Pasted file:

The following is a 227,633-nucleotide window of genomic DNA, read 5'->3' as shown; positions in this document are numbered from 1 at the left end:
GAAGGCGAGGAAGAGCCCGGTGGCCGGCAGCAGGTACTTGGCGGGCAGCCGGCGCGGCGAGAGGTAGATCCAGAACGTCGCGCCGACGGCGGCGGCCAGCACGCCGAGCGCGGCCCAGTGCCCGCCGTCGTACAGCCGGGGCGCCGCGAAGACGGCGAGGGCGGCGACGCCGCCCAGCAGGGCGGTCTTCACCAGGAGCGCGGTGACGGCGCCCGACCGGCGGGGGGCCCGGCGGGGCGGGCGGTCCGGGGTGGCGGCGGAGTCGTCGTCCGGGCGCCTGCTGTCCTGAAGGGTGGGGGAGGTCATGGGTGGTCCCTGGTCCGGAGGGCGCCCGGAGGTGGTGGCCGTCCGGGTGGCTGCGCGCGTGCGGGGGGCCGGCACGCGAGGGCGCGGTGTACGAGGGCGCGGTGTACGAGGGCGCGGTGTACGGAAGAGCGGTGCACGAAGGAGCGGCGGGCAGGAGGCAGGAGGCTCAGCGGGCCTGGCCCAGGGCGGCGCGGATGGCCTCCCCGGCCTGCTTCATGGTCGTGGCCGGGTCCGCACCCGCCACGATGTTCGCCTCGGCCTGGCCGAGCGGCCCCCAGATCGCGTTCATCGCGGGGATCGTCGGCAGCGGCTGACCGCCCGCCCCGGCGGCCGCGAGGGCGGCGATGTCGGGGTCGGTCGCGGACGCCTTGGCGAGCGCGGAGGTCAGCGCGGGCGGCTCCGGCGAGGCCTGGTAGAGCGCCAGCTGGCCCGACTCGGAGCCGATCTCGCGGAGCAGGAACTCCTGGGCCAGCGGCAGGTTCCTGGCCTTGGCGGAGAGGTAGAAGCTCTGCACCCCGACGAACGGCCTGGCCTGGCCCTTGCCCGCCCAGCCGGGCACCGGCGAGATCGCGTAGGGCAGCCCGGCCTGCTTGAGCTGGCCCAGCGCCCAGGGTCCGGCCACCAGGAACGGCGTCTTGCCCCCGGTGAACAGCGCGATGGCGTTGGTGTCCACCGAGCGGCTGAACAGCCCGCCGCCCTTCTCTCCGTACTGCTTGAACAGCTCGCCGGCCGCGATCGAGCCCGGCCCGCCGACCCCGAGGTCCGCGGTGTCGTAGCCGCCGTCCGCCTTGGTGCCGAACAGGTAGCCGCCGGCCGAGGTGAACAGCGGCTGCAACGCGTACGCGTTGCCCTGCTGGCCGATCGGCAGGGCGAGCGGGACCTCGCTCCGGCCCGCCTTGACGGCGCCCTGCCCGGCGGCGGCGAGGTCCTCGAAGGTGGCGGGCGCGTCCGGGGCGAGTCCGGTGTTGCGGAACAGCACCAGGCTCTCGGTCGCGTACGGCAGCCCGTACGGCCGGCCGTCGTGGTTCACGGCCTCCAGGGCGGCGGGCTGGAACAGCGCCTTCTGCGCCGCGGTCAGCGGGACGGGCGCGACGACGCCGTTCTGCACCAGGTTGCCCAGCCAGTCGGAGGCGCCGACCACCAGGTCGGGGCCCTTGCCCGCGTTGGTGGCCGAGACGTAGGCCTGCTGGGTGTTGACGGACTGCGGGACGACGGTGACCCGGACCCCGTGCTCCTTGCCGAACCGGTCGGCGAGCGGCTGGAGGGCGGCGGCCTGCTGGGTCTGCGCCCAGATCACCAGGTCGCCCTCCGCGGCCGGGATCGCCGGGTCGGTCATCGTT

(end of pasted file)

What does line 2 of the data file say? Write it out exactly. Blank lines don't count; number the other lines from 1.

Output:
GAAGGCGAGGAAGAGCCCGGTGGCCGGCAGCAGGTACTTGGCGGGCAGCCGGCGCGGCGAGAGGTAGATCCAGAACGTCGCGCCGACGGCGGCGGCCAGCACGCCGAGCGCGGCCCAGTGCCCGCCGTCGTACAGCCGGGGCGCCGCGAAGACGGCGAGGGCGGCGACGCCGCCCAGCAGGGCGGTCTTCACCAGGAGCGCGGTGACGGCGCCCGACCGGCGGGGGGCCCGGCGGGGCGGGCGGTCCGGGGTGGCGGCGGAGTCGTCGTCCGGGCGCCTGCTGTCCTGAAGGGTGGGGGAGGTCATGGGTGGTCCCTGGTCCGGAGGGCGCCCGGAGGTGGTGGCCGTCCGGGTGGCTGCGCGCGTGCGGGGGGCCGGCACGCGAGGGCGCGGTGTACGAGGGCGCGGTGTACGAGGGCGCGGTGTACGGAAGAGCGGTGCACGAAGGAGCGGCGGGCAGGAGGCAGGAGGCTCAGCGGGCCTGGCCCAGGGCGGCGCGGATGGCCTCCCCGGCCTGCTTCATGGTCGTGGCCGGGTCCGCACCCGCCACGATGTTCGCCTCGGCCTGGCCGAGCGGCCCCCAGATCGCGTTCATCGCGGGGATCGTCGGCAGCGGCTGACCGCCCGCCCCGGCGGCCGCGAGGGCGGCGATGTCGGGGTCGGTCGCGGACGCCTTGGCGAGCGCGGAGGTCAGCGCGGGCGGCTCCGGCGAGGCCTGGTAGAGCGCCAGCTGGCCCGACTCGGAGCCGATCTCGCGGAGCAGGAACTCCTGGGCCAGCGGCAGGTTCCTGGCCTTGGCGGAGAGGTAGAAGCTCTGCACCCCGACGAACGGCCTGGCCTGGCCCTTGCCCGCCCAGCCGGGCACCGGCGAGATCGCGTAGGGCAGCCCGGCCTGCTTGAGCTGGCCCAGCGCCCAGGGTCCGGCCACCAGGAACGGCGTCTTGCCCCCGGTGAACAGCGCGATGGCGTTGGTGTCCACCGAGCGGCTGAACAGCCCGCCGCCCTTCTCTCCGTACTGCTTGAACAGCTCGCCGGCCGCGATCGAGCCCGGCCCGCCGACCCCGAGGTCCGCGGTGTCGTAGCCGCCGTCCGCCTTGGTGCCGAACAGGTAGCCGCCGGCCGAGGTGAACAGCGGCTGCAACGCGTACGCGTTGCCCTGCTGGCCGATCGGCAGGGCGAGCGGGACCTCGCTCCGGCCCGCCTTGACGGCGCCCTGCCCGGCGGCGGCGAGGTCCTCGAAGGTGGCGGGCGCGTCCGGGGCGAGTCCGGTGTTGCGGAACAGCACCAGGCTCTCGGTCGCGTACGGCAGCCCGTACGGCCGGCCGTCGTGGTTCACGGCCTCCAGGGCGGCGGGCTGGAACAGCGCCTTCTGCGCCGCGGTCAGCGGGACGGGCGCGACGACGCCGTTCTGCACCAGGTTGCCCAGCCAGTCGGAGGCGCCGACCACCAGGTCGGGGCCCTTGCCCGCGTTGGTGGCCGAGACGTAGGCCTGCTGGGTGTTGACGGACTGCGGGACGACGGTGACCCGGACCCCGTGCTCCTTGCCGAACCGGTCGGCGAGCGGCTGGAGGGCGGCGGCCTGCTGGGTCTGCGCCCAGATCACCAGGTCGCCCTCCGCGGCCGGGATCGCCGGGTCGGTCATCGTT